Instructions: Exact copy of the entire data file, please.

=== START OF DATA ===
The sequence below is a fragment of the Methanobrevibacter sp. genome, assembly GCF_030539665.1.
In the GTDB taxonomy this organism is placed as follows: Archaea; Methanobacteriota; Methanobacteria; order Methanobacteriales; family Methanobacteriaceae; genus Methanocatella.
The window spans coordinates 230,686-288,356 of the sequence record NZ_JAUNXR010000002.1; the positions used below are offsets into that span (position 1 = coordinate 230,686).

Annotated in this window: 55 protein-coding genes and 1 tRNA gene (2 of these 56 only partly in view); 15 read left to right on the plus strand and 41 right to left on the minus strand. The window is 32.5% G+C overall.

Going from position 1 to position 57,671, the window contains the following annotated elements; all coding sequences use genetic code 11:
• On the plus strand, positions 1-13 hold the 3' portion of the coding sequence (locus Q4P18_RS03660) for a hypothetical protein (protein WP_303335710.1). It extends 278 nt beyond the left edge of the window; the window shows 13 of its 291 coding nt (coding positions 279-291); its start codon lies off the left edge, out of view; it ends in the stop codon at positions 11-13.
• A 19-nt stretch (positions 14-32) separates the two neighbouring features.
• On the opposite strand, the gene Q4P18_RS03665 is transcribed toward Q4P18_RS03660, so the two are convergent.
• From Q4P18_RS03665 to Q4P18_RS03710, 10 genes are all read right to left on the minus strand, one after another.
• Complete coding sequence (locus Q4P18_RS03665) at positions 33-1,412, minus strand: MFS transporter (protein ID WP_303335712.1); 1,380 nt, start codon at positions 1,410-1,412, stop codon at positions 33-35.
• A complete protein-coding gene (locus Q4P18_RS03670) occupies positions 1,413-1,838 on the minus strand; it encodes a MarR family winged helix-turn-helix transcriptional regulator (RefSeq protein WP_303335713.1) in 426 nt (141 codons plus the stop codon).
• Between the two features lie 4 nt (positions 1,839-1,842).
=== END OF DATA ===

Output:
The sequence below is a fragment of the Methanobrevibacter sp. genome, assembly GCF_030539665.1.
In the GTDB taxonomy this organism is placed as follows: Archaea; Methanobacteriota; Methanobacteria; order Methanobacteriales; family Methanobacteriaceae; genus Methanocatella.
The window spans coordinates 230,686-288,356 of the sequence record NZ_JAUNXR010000002.1; the positions used below are offsets into that span (position 1 = coordinate 230,686).

Annotated in this window: 55 protein-coding genes and 1 tRNA gene (2 of these 56 only partly in view); 15 read left to right on the plus strand and 41 right to left on the minus strand. The window is 32.5% G+C overall.

Going from position 1 to position 57,671, the window contains the following annotated elements; all coding sequences use genetic code 11:
• On the plus strand, positions 1-13 hold the 3' portion of the coding sequence (locus Q4P18_RS03660) for a hypothetical protein (protein WP_303335710.1). It extends 278 nt beyond the left edge of the window; the window shows 13 of its 291 coding nt (coding positions 279-291); its start codon lies off the left edge, out of view; it ends in the stop codon at positions 11-13.
• A 19-nt stretch (positions 14-32) separates the two neighbouring features.
• On the opposite strand, the gene Q4P18_RS03665 is transcribed toward Q4P18_RS03660, so the two are convergent.
• From Q4P18_RS03665 to Q4P18_RS03710, 10 genes are all read right to left on the minus strand, one after another.
• Complete coding sequence (locus Q4P18_RS03665) at positions 33-1,412, minus strand: MFS transporter (protein ID WP_303335712.1); 1,380 nt, start codon at positions 1,410-1,412, stop codon at positions 33-35.
• A complete protein-coding gene (locus Q4P18_RS03670) occupies positions 1,413-1,838 on the minus strand; it encodes a MarR family winged helix-turn-helix transcriptional regulator (RefSeq protein WP_303335713.1) in 426 nt (141 codons plus the stop codon).
• Between the two features lie 4 nt (positions 1,839-1,842).